Dragon Ball Super's Tadayoshi Yamamuro Explains How His Art Style Changed

The future of Dragon Ball's anime franchise is currently in flux, but one of the many things fans are aware of from what's coming next is that longtime character designer and animator Tadayoshi Yamamuro had been replaced by Naohiro Shintani for Dragon Ball Super: Broly. While fans can currently see Yamamuro's direction in action thanks to the Super Dragon Ball Heroes promotional anime series, Yamamuro's future with the proper anime is currently unclear. There's a division over this considering the animator's character designs, which a large group of fans had grown tired of by Super's end.

Yamamuro's style has evolved over his time with the franchise, and the famous animator recently opened up about that evolution during an interview with French magazine AnimeLand (thanks to @_Oth_Z and @AnimeAjay on Twitter).

As Yamamuro explained, he originally began by more closely mirroring the approach of previous character designer Minoru Mineda by trying to get his characters as close to the designs in Akira Toriyama's original manga. But as Toriyama evolved as an artist, Yamamuro began to evolve as well by considering other aspects of the design such as using different pencil work or filters.

He mentions how things are beginning to change with modern technology allowing more key frames, but this also changed the timing of other aspects of production, such as pushing corrections into a later phase of the process. According to Yamamuro, he had been trying his best to merge both old and new ways of doing things.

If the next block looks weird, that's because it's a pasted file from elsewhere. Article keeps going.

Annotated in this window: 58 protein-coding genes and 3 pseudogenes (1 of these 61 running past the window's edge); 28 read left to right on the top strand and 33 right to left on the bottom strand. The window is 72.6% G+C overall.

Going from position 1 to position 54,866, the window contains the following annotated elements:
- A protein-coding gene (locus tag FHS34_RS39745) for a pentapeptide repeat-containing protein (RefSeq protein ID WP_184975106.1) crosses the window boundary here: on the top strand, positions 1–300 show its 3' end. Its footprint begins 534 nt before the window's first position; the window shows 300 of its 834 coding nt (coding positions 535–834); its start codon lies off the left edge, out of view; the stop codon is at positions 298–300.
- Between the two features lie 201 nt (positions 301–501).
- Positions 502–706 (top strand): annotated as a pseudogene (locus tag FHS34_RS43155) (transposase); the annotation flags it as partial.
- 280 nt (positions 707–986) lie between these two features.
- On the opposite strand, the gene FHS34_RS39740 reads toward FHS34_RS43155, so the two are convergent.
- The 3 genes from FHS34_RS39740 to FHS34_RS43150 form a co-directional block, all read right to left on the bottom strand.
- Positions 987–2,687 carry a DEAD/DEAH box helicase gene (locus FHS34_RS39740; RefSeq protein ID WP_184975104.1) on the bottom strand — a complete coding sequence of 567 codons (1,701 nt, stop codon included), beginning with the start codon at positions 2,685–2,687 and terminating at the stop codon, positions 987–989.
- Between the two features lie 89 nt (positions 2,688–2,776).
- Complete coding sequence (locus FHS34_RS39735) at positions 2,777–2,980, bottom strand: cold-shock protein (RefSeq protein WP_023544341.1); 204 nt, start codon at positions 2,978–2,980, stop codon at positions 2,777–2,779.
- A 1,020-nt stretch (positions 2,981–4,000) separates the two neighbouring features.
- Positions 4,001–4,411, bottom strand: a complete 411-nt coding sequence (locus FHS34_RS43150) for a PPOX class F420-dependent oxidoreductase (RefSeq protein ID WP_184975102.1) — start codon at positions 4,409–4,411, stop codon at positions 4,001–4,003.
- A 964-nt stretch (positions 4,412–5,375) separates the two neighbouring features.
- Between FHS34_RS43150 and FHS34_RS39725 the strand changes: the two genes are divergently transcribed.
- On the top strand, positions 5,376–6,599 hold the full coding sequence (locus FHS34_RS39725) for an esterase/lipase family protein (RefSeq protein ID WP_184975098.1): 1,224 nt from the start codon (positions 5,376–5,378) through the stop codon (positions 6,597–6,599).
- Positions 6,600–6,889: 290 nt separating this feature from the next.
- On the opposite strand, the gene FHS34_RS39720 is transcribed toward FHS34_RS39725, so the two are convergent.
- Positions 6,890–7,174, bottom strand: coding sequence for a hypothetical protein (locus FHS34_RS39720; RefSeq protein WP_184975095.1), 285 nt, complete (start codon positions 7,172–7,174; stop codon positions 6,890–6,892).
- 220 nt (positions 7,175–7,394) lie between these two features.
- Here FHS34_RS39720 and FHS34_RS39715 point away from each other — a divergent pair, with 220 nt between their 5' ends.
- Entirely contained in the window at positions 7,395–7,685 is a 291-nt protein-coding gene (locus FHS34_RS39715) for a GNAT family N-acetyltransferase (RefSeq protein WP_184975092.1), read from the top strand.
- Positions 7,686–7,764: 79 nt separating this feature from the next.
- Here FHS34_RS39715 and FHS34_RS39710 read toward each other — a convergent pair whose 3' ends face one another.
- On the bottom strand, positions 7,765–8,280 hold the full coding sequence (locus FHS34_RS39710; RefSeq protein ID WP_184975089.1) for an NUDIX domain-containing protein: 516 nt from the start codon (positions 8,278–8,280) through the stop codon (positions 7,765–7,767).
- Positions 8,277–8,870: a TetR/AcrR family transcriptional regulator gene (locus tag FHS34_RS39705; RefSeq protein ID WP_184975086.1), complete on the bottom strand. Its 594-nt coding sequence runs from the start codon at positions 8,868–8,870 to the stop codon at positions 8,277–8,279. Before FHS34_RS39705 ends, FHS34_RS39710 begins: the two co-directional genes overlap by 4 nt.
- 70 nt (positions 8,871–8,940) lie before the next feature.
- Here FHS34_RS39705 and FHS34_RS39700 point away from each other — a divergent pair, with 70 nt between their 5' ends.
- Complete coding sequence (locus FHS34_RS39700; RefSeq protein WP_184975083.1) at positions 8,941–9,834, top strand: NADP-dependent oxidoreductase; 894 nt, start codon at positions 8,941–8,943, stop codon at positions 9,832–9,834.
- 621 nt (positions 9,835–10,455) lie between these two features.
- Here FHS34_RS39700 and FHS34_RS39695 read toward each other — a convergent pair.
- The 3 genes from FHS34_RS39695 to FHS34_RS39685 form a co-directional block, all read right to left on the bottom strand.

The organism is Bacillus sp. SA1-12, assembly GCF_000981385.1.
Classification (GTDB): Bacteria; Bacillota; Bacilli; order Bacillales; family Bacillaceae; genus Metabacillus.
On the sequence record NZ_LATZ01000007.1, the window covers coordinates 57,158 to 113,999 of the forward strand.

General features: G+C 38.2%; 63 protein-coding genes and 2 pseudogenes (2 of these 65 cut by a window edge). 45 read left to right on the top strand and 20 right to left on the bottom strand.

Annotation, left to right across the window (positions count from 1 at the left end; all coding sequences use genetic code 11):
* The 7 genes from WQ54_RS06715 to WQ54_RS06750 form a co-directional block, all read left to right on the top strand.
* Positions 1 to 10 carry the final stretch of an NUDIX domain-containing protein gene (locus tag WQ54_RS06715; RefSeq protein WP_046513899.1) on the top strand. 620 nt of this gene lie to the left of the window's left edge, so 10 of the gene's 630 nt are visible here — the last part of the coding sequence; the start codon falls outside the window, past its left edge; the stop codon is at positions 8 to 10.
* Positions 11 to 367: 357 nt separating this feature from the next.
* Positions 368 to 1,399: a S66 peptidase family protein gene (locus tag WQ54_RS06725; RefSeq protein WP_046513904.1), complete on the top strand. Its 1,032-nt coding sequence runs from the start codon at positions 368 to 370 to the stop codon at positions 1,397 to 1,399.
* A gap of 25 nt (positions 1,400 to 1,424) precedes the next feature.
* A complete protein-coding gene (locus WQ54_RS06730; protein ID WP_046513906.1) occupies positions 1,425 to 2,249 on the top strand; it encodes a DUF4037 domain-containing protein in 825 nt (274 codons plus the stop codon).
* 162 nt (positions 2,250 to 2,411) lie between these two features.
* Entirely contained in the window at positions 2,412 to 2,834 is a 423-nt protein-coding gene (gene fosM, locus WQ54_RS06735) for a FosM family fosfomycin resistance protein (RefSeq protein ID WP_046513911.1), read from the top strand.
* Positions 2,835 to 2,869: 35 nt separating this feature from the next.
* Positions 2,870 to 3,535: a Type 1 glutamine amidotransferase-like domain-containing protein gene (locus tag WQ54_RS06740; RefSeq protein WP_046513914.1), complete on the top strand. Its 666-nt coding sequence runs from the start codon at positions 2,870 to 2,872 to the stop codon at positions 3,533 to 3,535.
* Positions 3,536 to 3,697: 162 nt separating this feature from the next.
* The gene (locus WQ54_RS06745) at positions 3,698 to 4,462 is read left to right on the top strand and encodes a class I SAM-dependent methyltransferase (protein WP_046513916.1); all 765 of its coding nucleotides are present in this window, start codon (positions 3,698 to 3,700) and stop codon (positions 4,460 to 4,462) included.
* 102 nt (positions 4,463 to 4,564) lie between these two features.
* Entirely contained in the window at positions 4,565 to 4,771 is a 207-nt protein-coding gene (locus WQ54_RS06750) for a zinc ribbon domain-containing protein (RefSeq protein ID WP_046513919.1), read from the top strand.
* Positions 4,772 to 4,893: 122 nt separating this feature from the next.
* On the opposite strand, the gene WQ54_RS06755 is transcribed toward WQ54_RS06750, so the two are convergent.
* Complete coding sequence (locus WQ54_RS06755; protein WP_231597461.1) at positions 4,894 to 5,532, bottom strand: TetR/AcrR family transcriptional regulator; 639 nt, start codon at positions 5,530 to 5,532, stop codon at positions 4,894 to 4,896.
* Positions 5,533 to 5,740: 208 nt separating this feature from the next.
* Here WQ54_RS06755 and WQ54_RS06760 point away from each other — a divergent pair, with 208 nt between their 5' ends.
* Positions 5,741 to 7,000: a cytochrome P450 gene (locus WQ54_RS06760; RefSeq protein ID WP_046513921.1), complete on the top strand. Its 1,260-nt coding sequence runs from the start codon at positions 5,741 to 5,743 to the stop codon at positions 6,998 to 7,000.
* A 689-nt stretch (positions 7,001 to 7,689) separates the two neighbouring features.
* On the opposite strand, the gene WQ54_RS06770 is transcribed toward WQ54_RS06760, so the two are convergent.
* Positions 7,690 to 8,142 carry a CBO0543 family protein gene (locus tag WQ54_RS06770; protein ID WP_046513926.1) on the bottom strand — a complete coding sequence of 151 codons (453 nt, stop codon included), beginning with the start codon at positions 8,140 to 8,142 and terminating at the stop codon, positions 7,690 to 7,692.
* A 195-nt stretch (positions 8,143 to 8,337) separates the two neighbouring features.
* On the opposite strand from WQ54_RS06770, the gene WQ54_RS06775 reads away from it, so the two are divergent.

Tadayoshi Yamamuro's work with the franchise is often what fans most associate with as the definitive look at the franchise. With a harder edge than his predecessor, and straighter and thicker lines, this style was also the de-facto look of Dragon Ball Super as well. But it's clear that with the massively popular response to the character design change in Dragon Ball Super: Broly, that fans were looking for something new.

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The Japanese-language and English dub releases of Dragon Ball Super are now complete and available to stream with FunimationNOW and Crunchyroll. Viz Media is releasing new chapters of the manga at a monthly rate that can be read entirely for free through the Shonen Jump digital library, and Dragon Ball Super's big movie, Dragon Ball Super: Broly, is now available on Blu-ray and DVD. Fans in Japan are also able to enjoy fresh non-canon adventures from the franchises with new episodes of Super Dragon Ball Heroes' promotional anime series.

via AnimeLand

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